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STUDIO: Warner Home Video
RUNNING TIME: 107 minutes
• T.I. What You Know music video
• Additional scenes
• In the Rink: A Director’s Journey
• Theatrical trailer
Things are hot in the South, and we ain’t talkin’ ‘bout the weather, shorty.
Tip Harris, Lauren London, Antwan Andre Patton, Mykelti Williamson, Keith David, Evan Ross, Jackie Long, Albert Daniels.
DJ: "Okay ya’ll, lets get ready for that Achy Breaky contest…"
Rashad (Harris) is a high school senior in the Atlanta suburb of Mechanicsville who’s getting ready to graduate and is trying to figure things out for himself. He takes care of his little brother, Ant (Ross) and together they work with their Uncle George (Williamson) as janitors. Rashad spends his time hanging with his boys: Esquire (Long), Brooklyn (Daniels) and Teddy (Weaver). Esquire is a local kid with Ivy League aspirations who works at the local country club, Teddy works at making grills (gold teeth), and Brooklyn is a transplanted New Yorker who bounces from job to job. They mostly hang at the roller skating rink, Cascade, which is the local hot spot where everyone is in preparation to compete a group skating title. Rashad has to deal with Ant, who is gradually being drawn into working for a local drug dealer. Meanwhile, he meets a girl, New New (London), who keeps her personal life a secret. When Rashad discovers that secret, he has to get over the betrayal he feels, not only from her, but one of his boys. Also, when Ant’s hustling fixes to land him in a body bag, Rashad has to help him out of that situation. All the while, Rashad has a modest dream involving the Sunday comics in the newspaper.
"Yo, is that Five-0 comin’ to hassle us for no reason?"
"Looks that way."
"Funny, I ain’t never seen swim trunks with gunbelts and handcuffs before…"
This is a fairly standard, though well-put-together coming of age tale that manages to skirt many of the clichés of black movies these days. First of all, no one is aspiring to be a rapper, there’s no gang violence, and the cops aren’t out hassling anybody. It’s just a straight tale of growing up in the South, which just happens to be ruling the hip hop world right now, with acts like Outkast, SouthStar, Lil’ Scrappy, Lil Jon, Ludacris and T.I. of course. There is something involving Ant working for a drug dealer, but it’s a C-story at best and doesn’t take away from the laid back story. Harris is affecting as Rashad, who’s a level-headed cat just trying to graduate and make sure his little brother does the same. He’s slightly reminiscent of Tre in Boyz N The Hood, only without as much shit to deal with. However, whereas Tre was trying desperately to become a man, Rashad seems to have already arrived there awhile ago. Mykelti Williamson and Keith David are also good, as usual.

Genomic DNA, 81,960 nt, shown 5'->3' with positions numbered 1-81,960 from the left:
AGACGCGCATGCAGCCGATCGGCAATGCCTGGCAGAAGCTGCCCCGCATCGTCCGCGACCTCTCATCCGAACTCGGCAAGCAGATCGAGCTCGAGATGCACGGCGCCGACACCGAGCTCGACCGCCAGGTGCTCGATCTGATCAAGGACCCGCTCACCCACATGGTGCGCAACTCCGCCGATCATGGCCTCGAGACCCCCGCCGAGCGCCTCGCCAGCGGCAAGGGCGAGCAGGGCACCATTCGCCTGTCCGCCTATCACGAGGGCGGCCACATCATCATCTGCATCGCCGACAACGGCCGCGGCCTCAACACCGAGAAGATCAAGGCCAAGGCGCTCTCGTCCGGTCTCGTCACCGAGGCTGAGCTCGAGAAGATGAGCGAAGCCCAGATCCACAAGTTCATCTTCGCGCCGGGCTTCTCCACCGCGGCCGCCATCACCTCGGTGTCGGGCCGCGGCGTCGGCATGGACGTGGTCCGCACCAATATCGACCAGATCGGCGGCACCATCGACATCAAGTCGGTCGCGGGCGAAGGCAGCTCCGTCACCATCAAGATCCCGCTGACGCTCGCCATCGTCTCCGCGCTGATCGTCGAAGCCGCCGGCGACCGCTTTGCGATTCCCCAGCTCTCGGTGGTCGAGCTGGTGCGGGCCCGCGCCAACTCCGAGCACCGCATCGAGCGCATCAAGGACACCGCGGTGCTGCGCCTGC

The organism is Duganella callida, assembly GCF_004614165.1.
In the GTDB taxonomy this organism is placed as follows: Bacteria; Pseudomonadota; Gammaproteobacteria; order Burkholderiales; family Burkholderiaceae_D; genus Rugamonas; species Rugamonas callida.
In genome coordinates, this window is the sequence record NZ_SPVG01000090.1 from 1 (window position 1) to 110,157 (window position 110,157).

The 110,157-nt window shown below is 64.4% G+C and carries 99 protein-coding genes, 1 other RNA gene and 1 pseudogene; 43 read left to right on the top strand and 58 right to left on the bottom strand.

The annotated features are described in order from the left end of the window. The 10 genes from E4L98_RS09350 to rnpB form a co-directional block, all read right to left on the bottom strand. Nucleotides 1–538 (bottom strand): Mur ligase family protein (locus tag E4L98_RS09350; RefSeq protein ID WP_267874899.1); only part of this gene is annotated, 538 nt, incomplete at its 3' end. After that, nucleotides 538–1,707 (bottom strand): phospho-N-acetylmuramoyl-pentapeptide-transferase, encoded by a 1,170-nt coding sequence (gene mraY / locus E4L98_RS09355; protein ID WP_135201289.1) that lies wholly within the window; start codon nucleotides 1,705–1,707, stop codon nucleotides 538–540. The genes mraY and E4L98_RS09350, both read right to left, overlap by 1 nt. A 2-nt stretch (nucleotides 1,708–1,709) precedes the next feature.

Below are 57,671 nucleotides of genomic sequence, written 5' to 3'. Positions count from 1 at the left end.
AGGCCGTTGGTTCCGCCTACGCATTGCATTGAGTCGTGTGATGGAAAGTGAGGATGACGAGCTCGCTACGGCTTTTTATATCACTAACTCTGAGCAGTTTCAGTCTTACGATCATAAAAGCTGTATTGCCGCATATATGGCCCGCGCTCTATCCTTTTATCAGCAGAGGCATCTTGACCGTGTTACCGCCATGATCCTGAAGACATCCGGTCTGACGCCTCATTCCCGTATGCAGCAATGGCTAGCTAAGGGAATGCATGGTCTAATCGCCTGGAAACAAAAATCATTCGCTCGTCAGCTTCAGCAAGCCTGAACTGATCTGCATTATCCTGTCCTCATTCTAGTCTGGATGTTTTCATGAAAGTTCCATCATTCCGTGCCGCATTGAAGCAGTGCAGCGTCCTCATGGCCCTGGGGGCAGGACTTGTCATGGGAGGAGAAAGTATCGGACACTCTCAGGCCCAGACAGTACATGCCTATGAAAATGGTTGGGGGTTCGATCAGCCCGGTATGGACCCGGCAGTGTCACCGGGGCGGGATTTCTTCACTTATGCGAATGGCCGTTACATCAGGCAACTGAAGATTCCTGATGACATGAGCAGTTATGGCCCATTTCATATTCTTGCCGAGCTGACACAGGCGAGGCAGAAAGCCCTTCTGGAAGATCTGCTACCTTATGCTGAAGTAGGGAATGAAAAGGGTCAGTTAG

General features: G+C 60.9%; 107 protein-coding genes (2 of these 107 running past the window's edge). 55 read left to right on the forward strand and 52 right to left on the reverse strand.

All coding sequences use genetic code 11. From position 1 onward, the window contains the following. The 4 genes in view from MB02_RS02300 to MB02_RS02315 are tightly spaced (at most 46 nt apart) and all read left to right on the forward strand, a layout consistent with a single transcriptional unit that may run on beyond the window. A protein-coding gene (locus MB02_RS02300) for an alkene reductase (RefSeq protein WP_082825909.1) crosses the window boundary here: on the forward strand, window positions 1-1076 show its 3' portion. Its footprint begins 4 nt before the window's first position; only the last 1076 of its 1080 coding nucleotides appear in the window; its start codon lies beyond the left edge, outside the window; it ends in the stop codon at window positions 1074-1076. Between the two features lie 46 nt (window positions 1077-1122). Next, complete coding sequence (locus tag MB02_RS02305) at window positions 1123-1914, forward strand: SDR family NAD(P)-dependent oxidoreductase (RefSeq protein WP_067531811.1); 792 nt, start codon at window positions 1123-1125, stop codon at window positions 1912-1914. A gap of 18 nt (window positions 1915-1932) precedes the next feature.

Suddenly I fell a need to go swimming…
ATL is more a character driven piece than story driven, as there’s no big overall arc driving everyone save for getting out of school and preparing for Cascade’s skating competition. And there are plenty of characters to be sure of. Rounding out the cast are Veda and Star (Malika and Khadijah Haqq), who are ghetto fab twin sisters with a penchant for the five finger discount. Brooklyn is a card who is about trying to hold onto a job and Uncle George is the slacker father figure in Rashad’s and Ant’s lives who meets women through dating services and is most concerned with how much of his cereal his two boys eat. The movie mirrors life in the South, which always seems to be just a bit slower paced than the rest of the country.
"So I guess you’re more of a ocuntry fan, huh?"
I liked it because it didn’t follow the typical story of the main character driving to be something like a rapper (8 Mile) or get out of his hood (Boyz) or make a better life for himself (take your pick). Rashad is kind of an enigma that way in that he’s not the only guy with a clear head on his shoulders surrounded by dumbass friends and an environment of violence, poverty and death. Rashad’s dream of being a cartoonist isn’t the thing he’s working the entire movie for, it’s just a backdrop. He’s just living his life and that’s a nice change. Video director Chris Robinson makes his feature debut nicely and writer Tina Gordon Chism (Drumline) puts together a good story from Antwone Fisher.
"Okay, what would Ben Hogan, Sam Snead or Tom Kite do in this situation?"
The cover art is cool, but it comes across as a little more gritty than the movie itself actually is. The video and audio are also good. What’s especially good about this film is the soundtrack, which has wall to wall music from such artists as Aaliyah, Ludacris, Field Mob, Purple Ribbon All Stars, Young Jeezy, Youngbloodz, Frankie Beverly and Maze, Slim Thug and Pharrell, Outkast and T.I. There are several features including the nearly 30-minute making of, In The Rink, A Director’s Journey, T.I.’s video for What You Know, five minutes of deleted scenes and the theatrical trailer.